Public discourse of incentivized population control raises alarms among citizens, especially after China’s state-sponsored population control efforts. One wonders whether India is another China in the making.
“I was shocked to learn that certain MPs are now holding up China’s one-child policy as an example that India should follow,” says Steven Mosher, president of the Population Research Institute in Virginia. “Those in India that are pushing for the country to adopt a two-child policy on the Chinese model are embarking on an extremely dangerous path. I know first-hand how draconian population control policies like China’s play out on the ground. Population control policies like China’s now two-child policy always lead to coercion and abuse. India’s will too, if it is not stopped now.”
If that is the case, India’s future social problems may be much bigger than a petty population dispute between Hindus and Muslims, including the collapse of the workforce, a slow or stagnating economy, unsustainable government finances, and the inability of the government to sustain social support and infrastructure.
Other Laws May Have Been Violated, Too
The Tiahrt Amendment is not the only tool to ensure USAID is properly vetting family planning programs funded by U.S. taxpayers. Other laws and regulations for USAID contraception programs also come into play. The DeConcini Amendment (1985) guarantees choice of broad range of family planning methods and services, for example, and the Silijander Amendment (1981) prohibits the use of funds to lobby for or against abortion. Notably, many USAID implementing partners in India, including Jhpiego, IPAS, Path, and IPPF, all lobby for liberalizing abortion.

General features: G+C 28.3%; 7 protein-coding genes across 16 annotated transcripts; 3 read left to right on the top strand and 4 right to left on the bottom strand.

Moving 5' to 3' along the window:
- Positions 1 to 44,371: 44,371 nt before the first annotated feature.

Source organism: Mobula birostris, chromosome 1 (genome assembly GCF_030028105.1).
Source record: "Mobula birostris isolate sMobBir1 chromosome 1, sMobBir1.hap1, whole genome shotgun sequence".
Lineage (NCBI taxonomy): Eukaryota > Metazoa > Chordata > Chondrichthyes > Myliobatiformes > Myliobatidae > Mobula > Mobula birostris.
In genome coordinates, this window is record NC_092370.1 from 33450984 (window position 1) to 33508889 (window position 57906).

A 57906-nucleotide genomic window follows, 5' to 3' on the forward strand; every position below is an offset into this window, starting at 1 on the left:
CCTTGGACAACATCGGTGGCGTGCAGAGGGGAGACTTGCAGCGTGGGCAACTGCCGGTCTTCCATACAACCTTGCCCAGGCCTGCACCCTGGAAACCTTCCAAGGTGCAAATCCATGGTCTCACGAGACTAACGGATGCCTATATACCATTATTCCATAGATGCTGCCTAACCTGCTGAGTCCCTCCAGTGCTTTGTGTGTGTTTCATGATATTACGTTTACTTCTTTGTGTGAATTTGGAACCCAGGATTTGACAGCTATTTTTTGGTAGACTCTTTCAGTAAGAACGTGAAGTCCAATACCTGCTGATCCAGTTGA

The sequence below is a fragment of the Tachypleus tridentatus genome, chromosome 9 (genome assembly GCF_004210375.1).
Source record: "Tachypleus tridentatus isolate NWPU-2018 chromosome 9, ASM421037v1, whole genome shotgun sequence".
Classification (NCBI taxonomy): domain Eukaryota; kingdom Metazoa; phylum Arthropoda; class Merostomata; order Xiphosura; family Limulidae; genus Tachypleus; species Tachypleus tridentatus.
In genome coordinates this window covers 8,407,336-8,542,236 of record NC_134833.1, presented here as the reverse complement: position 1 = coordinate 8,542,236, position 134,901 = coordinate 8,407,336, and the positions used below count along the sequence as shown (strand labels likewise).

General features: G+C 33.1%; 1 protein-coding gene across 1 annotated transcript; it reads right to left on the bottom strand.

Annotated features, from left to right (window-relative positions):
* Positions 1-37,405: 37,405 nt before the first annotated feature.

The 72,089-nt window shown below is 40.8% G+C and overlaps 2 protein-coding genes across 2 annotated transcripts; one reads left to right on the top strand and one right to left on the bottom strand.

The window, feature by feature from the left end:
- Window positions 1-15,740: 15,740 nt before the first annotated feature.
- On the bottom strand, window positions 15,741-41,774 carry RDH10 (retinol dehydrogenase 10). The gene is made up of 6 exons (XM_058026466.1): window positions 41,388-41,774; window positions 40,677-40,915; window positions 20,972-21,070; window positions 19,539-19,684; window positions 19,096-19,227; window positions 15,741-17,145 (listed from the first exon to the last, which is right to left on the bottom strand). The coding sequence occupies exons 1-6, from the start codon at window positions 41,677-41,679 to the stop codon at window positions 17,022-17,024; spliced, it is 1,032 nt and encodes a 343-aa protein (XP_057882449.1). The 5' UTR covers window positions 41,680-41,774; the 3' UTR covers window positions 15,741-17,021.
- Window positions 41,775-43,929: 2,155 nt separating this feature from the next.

The data on contraceptive usage raises questions about the family planning methods offered to people through such programs. Why is a permanent and unpopular method of family planning like sterilization so prevalent in India as opposed to other methods? Were women simply lined up to be snipped? Was it easier to get poor, uneducated women to accept sterilization to avoid followup visits and additional work, as is required for the other birth control methods more widely used in more developed countries?
USAID’s bureaucratic labyrinth makes it hard to ensure accountability, even with this anecdotal evidence of abuses. The legal offices of USAID no doubt have artful explanations for using U.S. taxpayer money on India’s population control programs.
But it is evident beyond the slightest doubt that the spirit of Tiahrt and similar congressional safeguards are being ignored by USAID and the implementing partners. It is also beyond doubt that U.S. taxpayers don’t want their money spent on deceitful programs that sponsor eugenic projects, which are contrary to the fundamental rights and values of the American people. It is therefore urgent to re-evaluate USAID’s contraception programs, especially its work in India, for possible violations of U.S. law and values.